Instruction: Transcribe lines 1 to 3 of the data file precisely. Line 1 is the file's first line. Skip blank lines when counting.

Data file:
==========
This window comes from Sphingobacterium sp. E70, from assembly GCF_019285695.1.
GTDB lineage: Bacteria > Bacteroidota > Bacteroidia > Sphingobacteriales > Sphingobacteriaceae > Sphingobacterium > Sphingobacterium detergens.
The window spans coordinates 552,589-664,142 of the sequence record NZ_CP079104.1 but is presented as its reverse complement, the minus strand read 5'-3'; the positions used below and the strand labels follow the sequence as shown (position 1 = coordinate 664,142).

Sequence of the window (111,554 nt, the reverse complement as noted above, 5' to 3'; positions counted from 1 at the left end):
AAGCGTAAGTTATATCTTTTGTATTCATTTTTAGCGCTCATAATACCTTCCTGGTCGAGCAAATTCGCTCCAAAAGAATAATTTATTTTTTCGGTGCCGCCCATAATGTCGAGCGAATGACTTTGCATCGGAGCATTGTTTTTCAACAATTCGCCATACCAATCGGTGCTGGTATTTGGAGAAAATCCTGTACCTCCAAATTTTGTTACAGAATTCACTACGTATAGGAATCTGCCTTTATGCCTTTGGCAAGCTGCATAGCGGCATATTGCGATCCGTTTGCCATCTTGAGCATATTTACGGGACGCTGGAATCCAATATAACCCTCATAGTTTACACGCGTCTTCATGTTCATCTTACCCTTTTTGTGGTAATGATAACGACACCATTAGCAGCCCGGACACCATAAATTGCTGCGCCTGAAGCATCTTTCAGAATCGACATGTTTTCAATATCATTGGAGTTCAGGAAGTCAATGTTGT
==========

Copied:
This window comes from Sphingobacterium sp. E70, from assembly GCF_019285695.1.
GTDB lineage: Bacteria > Bacteroidota > Bacteroidia > Sphingobacteriales > Sphingobacteriaceae > Sphingobacterium > Sphingobacterium detergens.
The window spans coordinates 552,589-664,142 of the sequence record NZ_CP079104.1 but is presented as its reverse complement, the minus strand read 5'-3'; the positions used below and the strand labels follow the sequence as shown (position 1 = coordinate 664,142).